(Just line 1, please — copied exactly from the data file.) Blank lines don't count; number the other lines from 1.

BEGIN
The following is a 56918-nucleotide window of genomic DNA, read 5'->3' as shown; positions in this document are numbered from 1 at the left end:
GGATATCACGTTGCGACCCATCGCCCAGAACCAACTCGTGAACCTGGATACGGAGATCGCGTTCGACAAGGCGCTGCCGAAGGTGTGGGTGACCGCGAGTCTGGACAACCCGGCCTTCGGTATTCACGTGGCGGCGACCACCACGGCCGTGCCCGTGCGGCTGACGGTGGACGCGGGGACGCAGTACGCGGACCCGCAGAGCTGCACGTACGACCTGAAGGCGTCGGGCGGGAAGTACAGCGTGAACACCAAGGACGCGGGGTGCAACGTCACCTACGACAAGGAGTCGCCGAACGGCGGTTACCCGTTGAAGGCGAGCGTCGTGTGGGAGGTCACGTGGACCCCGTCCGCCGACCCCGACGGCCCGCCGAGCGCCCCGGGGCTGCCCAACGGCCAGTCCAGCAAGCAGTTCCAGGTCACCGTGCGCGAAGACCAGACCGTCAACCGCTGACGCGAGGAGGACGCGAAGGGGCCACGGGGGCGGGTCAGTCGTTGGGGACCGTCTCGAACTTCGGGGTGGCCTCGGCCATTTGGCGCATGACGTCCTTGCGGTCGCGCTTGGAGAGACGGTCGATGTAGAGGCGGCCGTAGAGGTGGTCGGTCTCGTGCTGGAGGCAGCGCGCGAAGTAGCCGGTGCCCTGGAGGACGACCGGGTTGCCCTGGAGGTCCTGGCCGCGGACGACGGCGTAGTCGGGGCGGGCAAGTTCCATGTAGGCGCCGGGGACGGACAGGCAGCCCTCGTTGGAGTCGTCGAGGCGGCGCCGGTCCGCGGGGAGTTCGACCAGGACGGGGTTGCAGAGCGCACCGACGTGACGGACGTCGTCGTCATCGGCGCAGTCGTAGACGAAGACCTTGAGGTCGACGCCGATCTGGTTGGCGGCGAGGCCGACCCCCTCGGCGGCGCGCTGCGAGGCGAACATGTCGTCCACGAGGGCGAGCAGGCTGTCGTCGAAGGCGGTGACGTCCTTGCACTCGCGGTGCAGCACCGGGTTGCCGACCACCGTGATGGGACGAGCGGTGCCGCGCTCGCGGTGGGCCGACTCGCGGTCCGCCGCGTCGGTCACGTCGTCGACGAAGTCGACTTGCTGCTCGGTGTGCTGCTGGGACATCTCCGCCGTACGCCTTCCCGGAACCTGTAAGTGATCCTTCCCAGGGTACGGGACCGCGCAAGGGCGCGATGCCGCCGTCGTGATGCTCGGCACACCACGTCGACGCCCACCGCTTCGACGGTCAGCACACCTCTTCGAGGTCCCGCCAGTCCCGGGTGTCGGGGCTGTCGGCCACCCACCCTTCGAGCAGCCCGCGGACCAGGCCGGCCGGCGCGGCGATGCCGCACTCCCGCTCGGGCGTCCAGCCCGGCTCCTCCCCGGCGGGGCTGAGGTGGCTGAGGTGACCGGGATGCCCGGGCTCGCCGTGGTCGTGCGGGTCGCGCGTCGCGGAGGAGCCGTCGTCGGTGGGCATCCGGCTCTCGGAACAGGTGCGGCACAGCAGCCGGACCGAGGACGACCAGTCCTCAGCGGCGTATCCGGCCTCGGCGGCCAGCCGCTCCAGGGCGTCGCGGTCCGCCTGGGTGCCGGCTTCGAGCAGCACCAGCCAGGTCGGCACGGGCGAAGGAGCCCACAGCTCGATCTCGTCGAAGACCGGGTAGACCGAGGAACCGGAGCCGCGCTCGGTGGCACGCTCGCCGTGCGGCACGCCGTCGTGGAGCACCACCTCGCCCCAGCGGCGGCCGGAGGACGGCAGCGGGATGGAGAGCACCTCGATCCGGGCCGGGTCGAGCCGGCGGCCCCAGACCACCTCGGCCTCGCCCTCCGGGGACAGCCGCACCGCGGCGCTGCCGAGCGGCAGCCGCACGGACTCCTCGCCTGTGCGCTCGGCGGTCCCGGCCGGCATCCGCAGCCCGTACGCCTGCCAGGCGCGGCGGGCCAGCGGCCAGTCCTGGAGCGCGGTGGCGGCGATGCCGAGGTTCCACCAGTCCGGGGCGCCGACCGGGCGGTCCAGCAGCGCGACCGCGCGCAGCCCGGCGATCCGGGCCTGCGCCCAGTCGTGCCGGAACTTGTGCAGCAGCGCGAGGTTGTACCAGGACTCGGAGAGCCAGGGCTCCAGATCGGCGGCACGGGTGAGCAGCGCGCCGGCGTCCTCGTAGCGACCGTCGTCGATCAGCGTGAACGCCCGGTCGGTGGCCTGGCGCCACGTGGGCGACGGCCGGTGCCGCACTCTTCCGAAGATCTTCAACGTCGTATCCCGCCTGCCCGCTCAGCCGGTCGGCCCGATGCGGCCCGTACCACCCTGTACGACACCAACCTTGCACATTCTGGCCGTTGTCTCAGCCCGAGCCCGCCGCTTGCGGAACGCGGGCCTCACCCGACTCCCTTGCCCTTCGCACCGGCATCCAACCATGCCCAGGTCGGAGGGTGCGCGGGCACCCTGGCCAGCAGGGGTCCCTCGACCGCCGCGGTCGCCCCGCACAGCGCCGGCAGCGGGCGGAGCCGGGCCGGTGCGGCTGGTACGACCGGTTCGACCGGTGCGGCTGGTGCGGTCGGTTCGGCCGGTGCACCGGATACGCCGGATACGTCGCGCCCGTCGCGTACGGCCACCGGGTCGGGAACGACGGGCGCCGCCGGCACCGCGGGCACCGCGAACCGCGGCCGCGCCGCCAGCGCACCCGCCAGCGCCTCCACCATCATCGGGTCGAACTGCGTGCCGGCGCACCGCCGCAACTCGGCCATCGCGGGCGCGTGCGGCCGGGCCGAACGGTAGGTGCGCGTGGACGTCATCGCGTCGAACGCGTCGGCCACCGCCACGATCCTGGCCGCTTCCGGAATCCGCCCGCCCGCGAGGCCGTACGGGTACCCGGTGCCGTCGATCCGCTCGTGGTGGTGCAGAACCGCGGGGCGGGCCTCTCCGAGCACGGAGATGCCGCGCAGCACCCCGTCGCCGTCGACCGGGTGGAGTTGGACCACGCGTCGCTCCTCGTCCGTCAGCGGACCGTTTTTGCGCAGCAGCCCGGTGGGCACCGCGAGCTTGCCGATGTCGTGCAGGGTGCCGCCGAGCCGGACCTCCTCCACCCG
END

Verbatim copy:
The following is a 56918-nucleotide window of genomic DNA, read 5'->3' as shown; positions in this document are numbered from 1 at the left end: